BEVERLY — If the 1932, three-window Ford coupe inside the showroom on Rantoul Street doesn’t catch your attention, maybe the 1952 Jaguar XK120 will.
Welcome to Legendary Motors, which opened in the fall.
“This is the epitome of the British sports car, right here,” said owner Tom Mannetta, about the rare, open, two-seat Jaguar on sale for $79,900.
Mannetta, who lives in Topsfield, opened the small showroom after operating the business for the past four years out of a warehouse in Ipswich. He was looking for a visible location when he came across the storefront at 445 Rantoul St. He decided to purchase and renovate the building, which he described as becoming “rundown.”
“It didn’t need to be on Route 114 because most of our sales are online,” he said. “But I did want some more exposure, so people can stop by and see what we are doing.”
The business specializes in buying and selling antique, collector and muscle cars. All the cars in the showroom right now are on consignment, he said.
“We don’t deal with your conventional, everyday car,” he said.
The company also sells old cars that have been turned into hot rods, like a 1934 Ford five-window coupe that features a Corvette engine. There are also a number of collector motorcycles in the showroom.
There are no set hours for the business, but people can stop by when an open flag is hanging outside.
“I encourage people to come in and take a look,” Mannetta said. “If you walk in the door, you are a car person, so people like to talk about cars. They tell stories about their old cars.”
Mannetta still leases the warehouse space in Ipswich because not all the cars can fit into the 1,200 square-foot showroom.
Gin Wallace, executive director of Beverly Main Streets, said the showroom creates a good mix of businesses in the area that will draw people into downtown who would not have necessarily come.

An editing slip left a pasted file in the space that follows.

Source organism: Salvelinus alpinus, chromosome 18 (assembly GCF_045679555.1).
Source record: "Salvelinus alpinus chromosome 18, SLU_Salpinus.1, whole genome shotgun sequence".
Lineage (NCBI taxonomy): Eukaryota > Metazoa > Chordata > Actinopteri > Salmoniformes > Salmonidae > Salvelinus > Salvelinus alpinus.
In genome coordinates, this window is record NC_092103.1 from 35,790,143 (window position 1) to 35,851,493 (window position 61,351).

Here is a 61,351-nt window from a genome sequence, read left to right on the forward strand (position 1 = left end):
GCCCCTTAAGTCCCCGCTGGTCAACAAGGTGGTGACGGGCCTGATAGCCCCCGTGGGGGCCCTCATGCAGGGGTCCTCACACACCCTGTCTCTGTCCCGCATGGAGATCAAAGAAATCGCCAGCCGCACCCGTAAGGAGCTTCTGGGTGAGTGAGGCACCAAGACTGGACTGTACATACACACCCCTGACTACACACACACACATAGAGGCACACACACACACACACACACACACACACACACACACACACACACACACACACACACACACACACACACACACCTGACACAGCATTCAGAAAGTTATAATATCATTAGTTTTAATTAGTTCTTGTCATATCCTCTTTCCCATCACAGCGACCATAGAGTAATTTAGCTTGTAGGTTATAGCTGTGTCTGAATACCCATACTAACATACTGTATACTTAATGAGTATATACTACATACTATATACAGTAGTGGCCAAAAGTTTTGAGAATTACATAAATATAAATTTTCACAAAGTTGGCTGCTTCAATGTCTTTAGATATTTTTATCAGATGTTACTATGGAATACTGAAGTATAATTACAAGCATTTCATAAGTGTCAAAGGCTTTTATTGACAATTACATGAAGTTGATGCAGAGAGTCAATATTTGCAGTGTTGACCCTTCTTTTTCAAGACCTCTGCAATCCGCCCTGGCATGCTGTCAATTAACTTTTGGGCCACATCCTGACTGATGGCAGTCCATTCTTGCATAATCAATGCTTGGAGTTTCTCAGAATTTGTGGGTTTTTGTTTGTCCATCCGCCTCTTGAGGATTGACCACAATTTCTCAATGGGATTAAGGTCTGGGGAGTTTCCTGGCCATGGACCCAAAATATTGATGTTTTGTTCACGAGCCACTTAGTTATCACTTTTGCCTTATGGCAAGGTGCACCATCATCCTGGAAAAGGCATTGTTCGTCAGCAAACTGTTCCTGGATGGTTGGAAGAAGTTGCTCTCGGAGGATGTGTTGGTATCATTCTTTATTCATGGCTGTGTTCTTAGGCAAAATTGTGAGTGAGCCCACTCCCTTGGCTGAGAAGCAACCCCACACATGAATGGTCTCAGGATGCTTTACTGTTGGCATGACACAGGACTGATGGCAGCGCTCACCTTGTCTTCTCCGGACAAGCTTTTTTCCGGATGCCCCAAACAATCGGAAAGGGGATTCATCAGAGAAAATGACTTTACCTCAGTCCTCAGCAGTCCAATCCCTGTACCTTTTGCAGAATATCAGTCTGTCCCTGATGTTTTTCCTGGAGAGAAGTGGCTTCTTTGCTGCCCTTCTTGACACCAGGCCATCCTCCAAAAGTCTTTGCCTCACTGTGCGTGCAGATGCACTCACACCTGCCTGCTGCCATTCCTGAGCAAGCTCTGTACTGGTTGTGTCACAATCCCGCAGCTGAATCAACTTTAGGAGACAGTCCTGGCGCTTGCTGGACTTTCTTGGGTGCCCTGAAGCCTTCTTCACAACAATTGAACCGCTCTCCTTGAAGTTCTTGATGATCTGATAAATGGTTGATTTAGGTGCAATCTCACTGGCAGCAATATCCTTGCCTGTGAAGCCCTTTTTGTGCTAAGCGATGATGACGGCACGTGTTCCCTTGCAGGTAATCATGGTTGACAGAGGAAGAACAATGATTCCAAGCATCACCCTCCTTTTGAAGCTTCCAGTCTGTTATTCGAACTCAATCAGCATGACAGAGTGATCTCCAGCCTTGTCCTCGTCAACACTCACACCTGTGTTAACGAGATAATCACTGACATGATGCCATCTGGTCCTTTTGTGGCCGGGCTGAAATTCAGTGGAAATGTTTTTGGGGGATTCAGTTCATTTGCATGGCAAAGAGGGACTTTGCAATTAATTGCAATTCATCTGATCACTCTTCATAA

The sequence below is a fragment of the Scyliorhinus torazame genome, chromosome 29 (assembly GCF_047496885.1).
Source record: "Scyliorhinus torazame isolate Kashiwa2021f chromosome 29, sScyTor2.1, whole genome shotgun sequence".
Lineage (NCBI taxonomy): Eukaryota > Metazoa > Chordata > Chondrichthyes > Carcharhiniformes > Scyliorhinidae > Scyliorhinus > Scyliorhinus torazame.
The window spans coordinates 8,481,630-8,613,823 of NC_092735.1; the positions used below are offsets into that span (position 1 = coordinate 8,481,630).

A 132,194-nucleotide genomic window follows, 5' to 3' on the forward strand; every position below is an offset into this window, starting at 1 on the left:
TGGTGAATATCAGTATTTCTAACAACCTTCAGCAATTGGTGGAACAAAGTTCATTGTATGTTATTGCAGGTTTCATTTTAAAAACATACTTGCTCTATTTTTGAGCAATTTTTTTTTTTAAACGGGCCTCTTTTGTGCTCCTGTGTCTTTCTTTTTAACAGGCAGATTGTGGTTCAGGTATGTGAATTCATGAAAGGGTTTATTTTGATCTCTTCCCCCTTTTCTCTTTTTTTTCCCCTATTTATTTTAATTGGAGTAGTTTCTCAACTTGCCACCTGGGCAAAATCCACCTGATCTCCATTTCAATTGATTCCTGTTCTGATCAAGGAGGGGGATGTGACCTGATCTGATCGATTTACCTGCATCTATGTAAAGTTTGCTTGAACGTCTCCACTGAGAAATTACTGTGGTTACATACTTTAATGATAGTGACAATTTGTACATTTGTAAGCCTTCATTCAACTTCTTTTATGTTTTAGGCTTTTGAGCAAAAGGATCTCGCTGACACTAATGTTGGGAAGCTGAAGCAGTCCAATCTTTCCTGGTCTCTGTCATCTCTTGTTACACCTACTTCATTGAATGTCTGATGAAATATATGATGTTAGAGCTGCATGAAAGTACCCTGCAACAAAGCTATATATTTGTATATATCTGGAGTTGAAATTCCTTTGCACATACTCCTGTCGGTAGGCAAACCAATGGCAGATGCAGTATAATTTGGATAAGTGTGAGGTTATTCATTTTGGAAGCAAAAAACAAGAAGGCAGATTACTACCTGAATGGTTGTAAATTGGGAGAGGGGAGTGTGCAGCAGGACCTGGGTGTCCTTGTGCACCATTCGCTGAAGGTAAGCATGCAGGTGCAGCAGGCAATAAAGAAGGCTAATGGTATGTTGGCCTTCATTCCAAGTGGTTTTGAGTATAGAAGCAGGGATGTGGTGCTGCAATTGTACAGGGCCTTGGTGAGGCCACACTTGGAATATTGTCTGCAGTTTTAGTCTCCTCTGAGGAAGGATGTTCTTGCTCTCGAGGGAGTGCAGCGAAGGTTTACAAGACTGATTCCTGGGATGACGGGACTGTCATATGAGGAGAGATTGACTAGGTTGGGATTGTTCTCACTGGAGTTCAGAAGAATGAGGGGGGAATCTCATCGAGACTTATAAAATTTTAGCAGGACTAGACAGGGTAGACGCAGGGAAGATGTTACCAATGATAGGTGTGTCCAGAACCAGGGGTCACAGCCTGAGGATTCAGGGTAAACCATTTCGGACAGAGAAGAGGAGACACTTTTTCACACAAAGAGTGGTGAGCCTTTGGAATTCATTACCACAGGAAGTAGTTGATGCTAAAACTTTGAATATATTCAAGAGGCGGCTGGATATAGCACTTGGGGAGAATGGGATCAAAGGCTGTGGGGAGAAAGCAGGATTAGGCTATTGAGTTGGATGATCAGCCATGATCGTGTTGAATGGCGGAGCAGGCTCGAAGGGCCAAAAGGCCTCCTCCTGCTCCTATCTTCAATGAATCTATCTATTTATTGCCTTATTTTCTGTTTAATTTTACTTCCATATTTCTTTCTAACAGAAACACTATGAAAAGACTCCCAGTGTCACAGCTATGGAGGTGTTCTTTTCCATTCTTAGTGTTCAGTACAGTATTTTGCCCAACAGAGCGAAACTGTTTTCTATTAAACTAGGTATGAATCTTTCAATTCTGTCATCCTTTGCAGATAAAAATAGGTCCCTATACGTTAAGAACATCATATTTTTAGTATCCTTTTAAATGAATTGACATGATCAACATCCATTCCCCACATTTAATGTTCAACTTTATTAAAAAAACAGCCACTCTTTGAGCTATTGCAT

“Rantoul is really coming alive with unique businesses,” Wallace said. “The corner was becoming tired, and (Legendary Motors) came in and did a really good renovation of the building. They made the corner look attractive and inviting.”
Mannetta said he used to work at an auto body shop in the building in the 1970s.
During renovations to the outside of the building, Mannetta restored a part that reveals the year it was built — 1922. The building has served as a showroom in the past, including for Ocean Pontiac in the 1960s, he said.
Most recently, the storefront was used as office space after a muffler and auto repair supplies shop closed.
Pages Auto Body and Restoration by Roy currently operate out of separate garages in the rear of the building.
Most of Legendary Motors’ sales are done online, with many overseas to countries like Germany, Mannetta said.
While he runs the shop full time, he also does civil engineering consulting and auto car appraisals.
He said the business has received a great response since opening.
“This is set up so people can come in an see what we have,” Mannetta said. “A lot of people say they will come back when they win the lottery.”